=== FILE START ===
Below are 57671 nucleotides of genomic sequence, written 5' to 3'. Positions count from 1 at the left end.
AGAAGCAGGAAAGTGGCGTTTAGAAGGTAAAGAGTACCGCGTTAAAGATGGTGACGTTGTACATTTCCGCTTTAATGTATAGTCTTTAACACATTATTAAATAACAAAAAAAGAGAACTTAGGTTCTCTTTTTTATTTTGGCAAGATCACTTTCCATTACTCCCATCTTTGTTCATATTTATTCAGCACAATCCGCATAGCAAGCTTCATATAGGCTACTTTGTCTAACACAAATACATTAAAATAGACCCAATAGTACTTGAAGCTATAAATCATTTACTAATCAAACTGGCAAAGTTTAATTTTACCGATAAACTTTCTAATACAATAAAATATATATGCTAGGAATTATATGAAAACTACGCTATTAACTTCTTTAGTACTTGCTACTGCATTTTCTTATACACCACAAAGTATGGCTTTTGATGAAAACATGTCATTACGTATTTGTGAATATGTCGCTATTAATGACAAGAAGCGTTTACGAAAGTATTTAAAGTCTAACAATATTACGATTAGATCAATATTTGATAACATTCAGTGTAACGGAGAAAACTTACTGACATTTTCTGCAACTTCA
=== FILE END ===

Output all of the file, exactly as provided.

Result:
Below are 57671 nucleotides of genomic sequence, written 5' to 3'. Positions count from 1 at the left end.
AGAAGCAGGAAAGTGGCGTTTAGAAGGTAAAGAGTACCGCGTTAAAGATGGTGACGTTGTACATTTCCGCTTTAATGTATAGTCTTTAACACATTATTAAATAACAAAAAAAGAGAACTTAGGTTCTCTTTTTTATTTTGGCAAGATCACTTTCCATTACTCCCATCTTTGTTCATATTTATTCAGCACAATCCGCATAGCAAGCTTCATATAGGCTACTTTGTCTAACACAAATACATTAAAATAGACCCAATAGTACTTGAAGCTATAAATCATTTACTAATCAAACTGGCAAAGTTTAATTTTACCGATAAACTTTCTAATACAATAAAATATATATGCTAGGAATTATATGAAAACTACGCTATTAACTTCTTTAGTACTTGCTACTGCATTTTCTTATACACCACAAAGTATGGCTTTTGATGAAAACATGTCATTACGTATTTGTGAATATGTCGCTATTAATGACAAGAAGCGTTTACGAAAGTATTTAAAGTCTAACAATATTACGATTAGATCAATATTTGATAACATTCAGTGTAACGGAGAAAACTTACTGACATTTTCTGCAACTTCA